Moreover, the Federal Bureau of Intelligence has investigated that medical information can be sold on the black market for 10 times more than a credit card number, while at the same time cybersecurity experts are stunned by the extreme vulnerability of current U.S. health care facilities. This provides sensible ground for concern about patient privacy violation and identity theft once the health records have moved from papers into computers. Unlike a credit card, your medical and identity information cannot be cancelled over the phone and replaced by a new one. Patient matching, i.e. techniques for recognizing that data produced at separate sites refer to the same person, oftentimes confronts blunt opposition by civil opinion, while the ultimate ideal of a National Patient Identifier in the U.S. is explicitly prohibited by present legislation (HIPAA). Such seamless flow of interoperable health data between providers, however, is the very first recommendation expressed in 2012 by the Institute of Medicine for realizing the Learning Health Care System – one that revolves around the patient and where scientific discovery is a natural outgrowth of patient care.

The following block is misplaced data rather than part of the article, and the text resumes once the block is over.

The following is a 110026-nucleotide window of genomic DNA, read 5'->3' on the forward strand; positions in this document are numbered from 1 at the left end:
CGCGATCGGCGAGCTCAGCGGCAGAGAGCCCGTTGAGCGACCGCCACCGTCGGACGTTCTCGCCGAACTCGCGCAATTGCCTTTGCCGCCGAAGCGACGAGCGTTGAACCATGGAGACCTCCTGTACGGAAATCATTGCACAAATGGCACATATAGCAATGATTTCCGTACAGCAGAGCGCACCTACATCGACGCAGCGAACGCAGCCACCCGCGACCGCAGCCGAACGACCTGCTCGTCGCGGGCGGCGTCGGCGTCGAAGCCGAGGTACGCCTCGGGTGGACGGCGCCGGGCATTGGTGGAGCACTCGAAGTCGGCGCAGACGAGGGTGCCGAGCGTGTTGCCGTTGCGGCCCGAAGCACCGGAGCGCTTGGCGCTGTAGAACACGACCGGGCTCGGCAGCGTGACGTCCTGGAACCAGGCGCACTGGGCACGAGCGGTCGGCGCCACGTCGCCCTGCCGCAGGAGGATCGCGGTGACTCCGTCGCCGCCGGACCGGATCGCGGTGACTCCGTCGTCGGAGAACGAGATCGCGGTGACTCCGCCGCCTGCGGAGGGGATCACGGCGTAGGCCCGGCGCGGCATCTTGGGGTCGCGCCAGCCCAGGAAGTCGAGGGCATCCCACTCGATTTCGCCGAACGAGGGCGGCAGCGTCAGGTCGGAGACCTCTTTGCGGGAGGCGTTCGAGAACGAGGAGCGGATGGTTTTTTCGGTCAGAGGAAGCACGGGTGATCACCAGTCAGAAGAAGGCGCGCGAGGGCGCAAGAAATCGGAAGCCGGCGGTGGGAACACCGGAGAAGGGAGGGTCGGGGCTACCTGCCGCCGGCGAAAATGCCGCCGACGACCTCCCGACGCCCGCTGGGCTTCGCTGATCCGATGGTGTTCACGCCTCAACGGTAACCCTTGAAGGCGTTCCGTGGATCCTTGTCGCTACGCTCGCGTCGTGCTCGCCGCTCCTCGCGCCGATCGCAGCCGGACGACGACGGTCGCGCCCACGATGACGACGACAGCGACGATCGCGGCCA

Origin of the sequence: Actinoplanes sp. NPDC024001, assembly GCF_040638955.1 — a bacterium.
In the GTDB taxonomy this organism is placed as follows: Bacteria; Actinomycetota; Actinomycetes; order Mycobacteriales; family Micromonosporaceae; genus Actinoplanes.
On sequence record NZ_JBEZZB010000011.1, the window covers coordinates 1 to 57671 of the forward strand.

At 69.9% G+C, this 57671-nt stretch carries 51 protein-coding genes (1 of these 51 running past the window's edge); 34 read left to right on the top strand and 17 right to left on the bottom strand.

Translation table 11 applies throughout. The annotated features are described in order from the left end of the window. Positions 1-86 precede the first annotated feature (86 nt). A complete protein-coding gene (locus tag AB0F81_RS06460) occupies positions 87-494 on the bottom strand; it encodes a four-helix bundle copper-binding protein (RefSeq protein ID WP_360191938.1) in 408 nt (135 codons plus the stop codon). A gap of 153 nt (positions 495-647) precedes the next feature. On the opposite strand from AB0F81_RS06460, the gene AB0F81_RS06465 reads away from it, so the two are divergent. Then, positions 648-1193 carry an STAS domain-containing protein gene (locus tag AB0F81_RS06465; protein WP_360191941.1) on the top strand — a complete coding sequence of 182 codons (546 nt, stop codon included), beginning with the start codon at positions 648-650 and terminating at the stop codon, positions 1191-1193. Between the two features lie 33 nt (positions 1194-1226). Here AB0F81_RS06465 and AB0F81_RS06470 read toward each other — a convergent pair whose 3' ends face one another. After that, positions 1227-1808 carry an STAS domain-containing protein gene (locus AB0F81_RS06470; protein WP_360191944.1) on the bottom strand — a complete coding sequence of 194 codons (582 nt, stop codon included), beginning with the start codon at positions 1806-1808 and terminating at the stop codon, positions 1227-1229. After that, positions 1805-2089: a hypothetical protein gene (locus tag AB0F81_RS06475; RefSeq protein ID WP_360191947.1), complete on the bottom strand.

With or without attaining the ideal of a Learning Health Care System, the U.S. health care system will undergo transformation sooner or later, by intervention or by itself, because the percentage of the GDP that is spent on health care can only continuously increase for so long. Information technology is at minimum a sensible “bet” for improving efficiency – however, the power of IT for improving efficiency lies not in greasing the wheels of existing paradigms, but in outclassing them with novel ones. This might be part of the explanation for the resistance against IT, although there does exist some evidence showing that IT can sometimes do more harm than good in health care, and here the word “harm” sometimes can mean patient harm. The cold truth is that, in spite of decades of scientific interest in using computers for health care, only very recently the health care industry became computerized, so we remain not far from the infancy of health care informatics. Nevertheless, Clinical Informatics has been unanimously approved in 2011 as a board-certified physician subspecialty by the American Board of Medical Specialties, signaling that the medical community sees in IT a permanent and complex duty for health care. Similarly, the NIH has in late 2013 appointed its first Associate Director for Data Science, also signaling that this novel field holds importance for health care research. Finally, there might be little that can be done with the entire -omics enterprise, with its thousands over thousands of measurements multiplied by millions of patients, that does not require data-scientific techniques.